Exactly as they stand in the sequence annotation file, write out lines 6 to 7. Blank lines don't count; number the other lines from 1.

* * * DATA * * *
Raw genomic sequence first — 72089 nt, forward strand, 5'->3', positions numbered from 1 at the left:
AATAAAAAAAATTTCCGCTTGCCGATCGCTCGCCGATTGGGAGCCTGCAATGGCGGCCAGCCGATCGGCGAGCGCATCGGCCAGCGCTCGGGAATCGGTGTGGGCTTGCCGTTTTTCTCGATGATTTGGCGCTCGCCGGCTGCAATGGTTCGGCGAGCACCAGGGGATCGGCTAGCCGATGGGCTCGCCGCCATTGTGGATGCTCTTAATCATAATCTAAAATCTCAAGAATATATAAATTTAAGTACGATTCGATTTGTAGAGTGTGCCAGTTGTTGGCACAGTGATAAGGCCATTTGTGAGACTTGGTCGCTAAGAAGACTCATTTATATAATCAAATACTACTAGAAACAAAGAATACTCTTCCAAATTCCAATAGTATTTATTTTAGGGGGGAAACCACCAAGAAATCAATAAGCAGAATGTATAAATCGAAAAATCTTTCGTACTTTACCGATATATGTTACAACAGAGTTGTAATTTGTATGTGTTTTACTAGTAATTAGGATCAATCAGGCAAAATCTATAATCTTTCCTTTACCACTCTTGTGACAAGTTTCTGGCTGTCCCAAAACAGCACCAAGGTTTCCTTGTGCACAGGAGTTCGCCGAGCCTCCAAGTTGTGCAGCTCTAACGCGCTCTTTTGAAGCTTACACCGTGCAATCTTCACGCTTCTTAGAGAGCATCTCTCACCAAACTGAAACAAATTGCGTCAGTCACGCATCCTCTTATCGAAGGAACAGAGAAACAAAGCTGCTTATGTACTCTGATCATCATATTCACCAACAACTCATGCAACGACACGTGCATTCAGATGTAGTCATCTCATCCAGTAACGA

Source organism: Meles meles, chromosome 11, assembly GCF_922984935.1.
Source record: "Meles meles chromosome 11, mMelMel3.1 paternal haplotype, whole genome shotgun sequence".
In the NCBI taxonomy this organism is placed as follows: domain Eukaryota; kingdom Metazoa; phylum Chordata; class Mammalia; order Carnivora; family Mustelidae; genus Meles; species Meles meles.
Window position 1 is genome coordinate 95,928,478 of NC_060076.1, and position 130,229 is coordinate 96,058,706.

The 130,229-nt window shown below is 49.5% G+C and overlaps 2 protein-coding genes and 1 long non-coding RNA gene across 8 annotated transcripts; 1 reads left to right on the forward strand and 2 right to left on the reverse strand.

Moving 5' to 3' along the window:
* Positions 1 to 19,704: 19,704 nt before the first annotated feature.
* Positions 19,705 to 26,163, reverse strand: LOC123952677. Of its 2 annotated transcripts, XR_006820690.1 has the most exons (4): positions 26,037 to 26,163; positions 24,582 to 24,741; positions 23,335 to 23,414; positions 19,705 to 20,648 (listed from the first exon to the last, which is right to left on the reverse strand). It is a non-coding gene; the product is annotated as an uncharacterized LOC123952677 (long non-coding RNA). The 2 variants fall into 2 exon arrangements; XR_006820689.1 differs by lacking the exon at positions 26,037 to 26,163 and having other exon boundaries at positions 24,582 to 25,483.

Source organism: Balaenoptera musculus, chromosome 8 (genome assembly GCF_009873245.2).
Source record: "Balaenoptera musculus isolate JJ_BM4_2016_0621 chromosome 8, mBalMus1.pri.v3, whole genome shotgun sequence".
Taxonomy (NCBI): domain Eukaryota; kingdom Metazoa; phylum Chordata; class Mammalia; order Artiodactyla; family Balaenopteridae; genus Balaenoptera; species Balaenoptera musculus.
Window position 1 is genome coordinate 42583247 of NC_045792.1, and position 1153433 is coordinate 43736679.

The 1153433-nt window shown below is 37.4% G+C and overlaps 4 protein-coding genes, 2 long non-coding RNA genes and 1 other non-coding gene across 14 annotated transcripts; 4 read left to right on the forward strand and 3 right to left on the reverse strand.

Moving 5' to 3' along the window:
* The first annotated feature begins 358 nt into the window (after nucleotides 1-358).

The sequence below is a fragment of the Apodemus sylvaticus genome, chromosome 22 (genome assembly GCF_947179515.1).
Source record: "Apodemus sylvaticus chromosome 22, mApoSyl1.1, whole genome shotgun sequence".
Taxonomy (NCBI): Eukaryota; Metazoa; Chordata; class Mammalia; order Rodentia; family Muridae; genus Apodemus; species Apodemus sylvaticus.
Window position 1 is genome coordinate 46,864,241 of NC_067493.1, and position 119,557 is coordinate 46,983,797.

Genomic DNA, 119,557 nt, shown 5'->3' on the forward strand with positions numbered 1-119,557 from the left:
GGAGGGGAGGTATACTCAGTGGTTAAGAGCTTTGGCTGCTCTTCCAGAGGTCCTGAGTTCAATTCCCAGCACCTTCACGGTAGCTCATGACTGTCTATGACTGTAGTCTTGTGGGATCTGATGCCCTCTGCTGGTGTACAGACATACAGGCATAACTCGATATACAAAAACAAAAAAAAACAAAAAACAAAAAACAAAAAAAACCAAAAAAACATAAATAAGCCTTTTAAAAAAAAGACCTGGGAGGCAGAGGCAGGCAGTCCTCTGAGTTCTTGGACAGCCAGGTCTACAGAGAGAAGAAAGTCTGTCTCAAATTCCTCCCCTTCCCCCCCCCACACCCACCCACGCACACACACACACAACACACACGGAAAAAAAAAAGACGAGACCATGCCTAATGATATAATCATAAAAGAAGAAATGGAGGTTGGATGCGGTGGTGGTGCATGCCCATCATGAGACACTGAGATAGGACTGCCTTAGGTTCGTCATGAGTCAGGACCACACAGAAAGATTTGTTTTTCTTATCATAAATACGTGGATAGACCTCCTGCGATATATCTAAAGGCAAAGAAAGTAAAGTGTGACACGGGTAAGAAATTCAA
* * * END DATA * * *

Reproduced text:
Window position 1 is genome coordinate 95,928,478 of NC_060076.1, and position 130,229 is coordinate 96,058,706.

The 130,229-nt window shown below is 49.5% G+C and overlaps 2 protein-coding genes and 1 long non-coding RNA gene across 8 annotated transcripts; 1 reads left to right on the forward strand and 2 right to left on the reverse strand.